If that sounds familiar, it's because government auditors found that the Centers for Medicare and Medicaid Services were similarly failing to enforce HIPAA security rules back in 2008. At the time, CMS leadership argued that "its complaint-driven enforcement process has furthered the goal of voluntary compliance," according to the 2008 audit. But given the number of data security vulnerabilities found in the seven recently audited hospitals, the voluntary compliance regime appears to be failing. Furthermore, if not even hospitals know when patient data is being stolen, who's going to complain?

Likewise, HHS last week proposed changes to the HIPAA privacy rule to let people review who's accessed their data, as well as who their data has been shared with. But if that data isn't secure, who thinks those access records will be 100% accurate?

Cue a now-common refrain: Something must be done to correct the current state of health information data security. Where can we start? "Fixing the serious data security problems afflicting the health care system will require coordinated and focused action among several government agencies, particularly ONC, OCR, and [CMS]," said Harley Geiger, policy counsel at the Center for Democracy & Technology (CDT), in a blog post.

But don't expect HIPAA to get teeth anytime soon. "The [OIG] reports acknowledge that responsibility for health data security is vested in a number of agencies, and the reports recommend that ONC coordinate its work with CMS and OCR where applicable," said Geiger. "Unfortunately, these points are buried and not given weight proportionate to the scale of the problem. The failure to have a comprehensive, coordinated strategy is at the root of the issues raised in the report."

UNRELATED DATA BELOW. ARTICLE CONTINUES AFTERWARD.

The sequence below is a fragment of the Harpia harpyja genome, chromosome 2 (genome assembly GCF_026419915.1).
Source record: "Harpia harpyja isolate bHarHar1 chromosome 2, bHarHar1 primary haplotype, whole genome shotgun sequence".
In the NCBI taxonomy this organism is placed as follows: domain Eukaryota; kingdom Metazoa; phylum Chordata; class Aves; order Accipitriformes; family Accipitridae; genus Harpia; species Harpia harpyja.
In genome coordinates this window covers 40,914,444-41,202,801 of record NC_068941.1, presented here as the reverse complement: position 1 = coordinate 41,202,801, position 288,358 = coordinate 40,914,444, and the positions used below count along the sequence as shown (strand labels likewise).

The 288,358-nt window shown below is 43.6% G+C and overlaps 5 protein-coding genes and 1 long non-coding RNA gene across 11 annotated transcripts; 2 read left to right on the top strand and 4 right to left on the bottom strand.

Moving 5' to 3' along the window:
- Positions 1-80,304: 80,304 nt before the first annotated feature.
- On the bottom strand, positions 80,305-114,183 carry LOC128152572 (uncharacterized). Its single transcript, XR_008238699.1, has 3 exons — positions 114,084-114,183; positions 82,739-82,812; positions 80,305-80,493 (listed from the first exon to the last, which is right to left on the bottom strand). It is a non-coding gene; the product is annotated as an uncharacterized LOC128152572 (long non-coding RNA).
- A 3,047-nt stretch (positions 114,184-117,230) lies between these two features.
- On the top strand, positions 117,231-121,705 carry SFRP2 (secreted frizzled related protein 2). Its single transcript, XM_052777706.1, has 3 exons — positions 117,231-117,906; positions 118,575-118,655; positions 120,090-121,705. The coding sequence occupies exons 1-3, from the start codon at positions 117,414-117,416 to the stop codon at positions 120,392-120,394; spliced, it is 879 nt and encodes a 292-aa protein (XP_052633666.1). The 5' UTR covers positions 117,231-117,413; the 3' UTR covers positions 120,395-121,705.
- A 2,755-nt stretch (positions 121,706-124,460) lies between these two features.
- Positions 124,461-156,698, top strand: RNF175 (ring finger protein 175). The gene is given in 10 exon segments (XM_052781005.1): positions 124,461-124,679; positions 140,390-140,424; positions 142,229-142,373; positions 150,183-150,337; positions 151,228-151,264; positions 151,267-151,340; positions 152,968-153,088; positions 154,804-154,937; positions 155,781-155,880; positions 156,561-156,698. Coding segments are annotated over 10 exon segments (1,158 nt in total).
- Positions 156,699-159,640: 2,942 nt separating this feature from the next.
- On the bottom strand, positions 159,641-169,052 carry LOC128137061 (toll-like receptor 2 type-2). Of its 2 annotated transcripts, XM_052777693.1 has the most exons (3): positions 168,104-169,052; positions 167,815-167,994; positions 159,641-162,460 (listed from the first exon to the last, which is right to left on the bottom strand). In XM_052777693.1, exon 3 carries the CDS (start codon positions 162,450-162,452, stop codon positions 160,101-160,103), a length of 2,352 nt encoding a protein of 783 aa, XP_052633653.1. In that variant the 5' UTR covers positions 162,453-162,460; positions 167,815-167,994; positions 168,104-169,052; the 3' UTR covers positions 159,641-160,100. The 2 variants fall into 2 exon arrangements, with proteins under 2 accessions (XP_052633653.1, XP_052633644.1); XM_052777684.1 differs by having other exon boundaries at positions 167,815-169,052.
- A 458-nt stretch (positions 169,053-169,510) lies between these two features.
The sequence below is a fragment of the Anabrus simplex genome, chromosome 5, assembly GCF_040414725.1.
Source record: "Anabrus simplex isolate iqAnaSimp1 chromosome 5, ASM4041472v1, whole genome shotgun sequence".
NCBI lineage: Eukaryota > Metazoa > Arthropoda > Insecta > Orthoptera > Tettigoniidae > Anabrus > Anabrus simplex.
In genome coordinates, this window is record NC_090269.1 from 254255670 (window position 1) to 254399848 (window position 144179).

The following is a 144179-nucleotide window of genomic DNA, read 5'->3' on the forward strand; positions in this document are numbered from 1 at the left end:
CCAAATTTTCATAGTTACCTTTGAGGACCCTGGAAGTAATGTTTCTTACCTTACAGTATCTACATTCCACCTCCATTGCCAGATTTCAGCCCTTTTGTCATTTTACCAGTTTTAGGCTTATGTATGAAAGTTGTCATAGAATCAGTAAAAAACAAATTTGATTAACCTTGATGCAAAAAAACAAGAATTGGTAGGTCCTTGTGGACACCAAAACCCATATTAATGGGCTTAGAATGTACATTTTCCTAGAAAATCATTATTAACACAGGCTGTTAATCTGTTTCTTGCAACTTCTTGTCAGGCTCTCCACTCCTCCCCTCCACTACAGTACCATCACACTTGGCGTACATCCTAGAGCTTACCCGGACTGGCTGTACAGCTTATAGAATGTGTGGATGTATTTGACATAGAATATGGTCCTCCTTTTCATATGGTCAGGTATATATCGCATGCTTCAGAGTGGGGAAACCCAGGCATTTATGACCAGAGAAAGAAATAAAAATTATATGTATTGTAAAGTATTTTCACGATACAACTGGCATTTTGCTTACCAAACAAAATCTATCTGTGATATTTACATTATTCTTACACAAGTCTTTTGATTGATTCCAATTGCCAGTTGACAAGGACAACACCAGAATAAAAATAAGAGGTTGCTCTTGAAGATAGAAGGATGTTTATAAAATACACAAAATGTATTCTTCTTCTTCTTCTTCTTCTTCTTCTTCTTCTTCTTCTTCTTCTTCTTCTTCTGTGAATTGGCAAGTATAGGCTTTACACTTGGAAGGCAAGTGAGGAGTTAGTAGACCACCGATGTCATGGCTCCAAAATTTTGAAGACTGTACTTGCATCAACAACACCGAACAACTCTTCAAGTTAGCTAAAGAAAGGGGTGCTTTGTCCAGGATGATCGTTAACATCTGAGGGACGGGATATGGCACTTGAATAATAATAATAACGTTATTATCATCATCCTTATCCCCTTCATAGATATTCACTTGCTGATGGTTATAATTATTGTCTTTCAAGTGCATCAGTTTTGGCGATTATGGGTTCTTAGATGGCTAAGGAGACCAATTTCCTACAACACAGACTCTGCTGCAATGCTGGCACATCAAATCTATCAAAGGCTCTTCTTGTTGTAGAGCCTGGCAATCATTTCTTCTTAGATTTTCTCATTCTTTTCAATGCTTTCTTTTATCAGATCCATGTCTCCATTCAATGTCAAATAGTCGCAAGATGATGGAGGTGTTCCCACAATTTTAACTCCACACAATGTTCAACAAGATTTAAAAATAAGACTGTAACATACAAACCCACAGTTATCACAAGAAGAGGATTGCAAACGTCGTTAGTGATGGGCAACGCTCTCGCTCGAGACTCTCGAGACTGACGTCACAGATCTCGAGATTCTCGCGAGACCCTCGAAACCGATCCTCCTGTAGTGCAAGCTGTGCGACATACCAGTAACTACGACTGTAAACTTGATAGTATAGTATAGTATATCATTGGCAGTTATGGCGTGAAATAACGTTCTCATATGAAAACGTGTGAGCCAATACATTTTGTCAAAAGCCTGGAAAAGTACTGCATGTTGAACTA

In the new, all-digital InformationWeek Healthcare: iPads are leading a new wave of devices into the exam room. Are security, tech support, and infection control up to the task? Download it now. (Free registration required.)

Comment  | 
Print  | 
More Insights
Register for Dark Reading Newsletters
White Papers
Cartoon
Current Issue
Flash Poll
Video
Slideshows
Twitter Feed
Dark Reading - Bug Report
Bug Report
Enterprise Vulnerabilities
From DHS/US-CERT's National Vulnerability Database
CVE-2015-4233
Published: 2015-07-02
SQL injection vulnerability in Cisco Unified MeetingPlace 8.6(1.2) allows remote authenticated users to execute arbitrary SQL commands via unspecified vectors, aka Bug ID CSCuu54037.

CVE-2014-1750
Published: 2015-07-01
Open redirect vulnerability in nokia-mapsplaces.php in the Nokia Maps & Places plugin 1.6.6 for WordPress allows remote attackers to redirect users to arbitrary web sites and conduct phishing attacks via a URL in the href parameter to page/place.html. NOTE: this was originally reported as cross-sit...

CVE-2014-1836
Published: 2015-07-01
Absolute path traversal vulnerability in htdocs/libraries/image-editor/image-edit.php in ImpressCMS before 1.3.6 allows remote attackers to delete arbitrary files via a full pathname in the image_path parameter in a cancel action.

CVE-2015-0848
Published: 2015-07-01
Heap-based buffer overflow in libwmf 0.2.8.4 allows remote attackers to cause a denial of service (crash) or possibly execute arbitrary code via a crafted BMP image.

CVE-2015-1330
Published: 2015-07-01
unattended-upgrades before 0.86.1 does not properly authenticate packages when the (1) force-confold or (2) force-confnew dpkg options are enabled in the DPkg::Options::* apt configuration, which allows remote man-in-the-middle attackers to upload and execute arbitrary packages via unspecified vecto...

Dark Reading Radio
Archived Dark Reading Radio
Marc Spitler, co-author of the Verizon DBIR will share some of the lesser-known but most intriguing tidbits from the massive report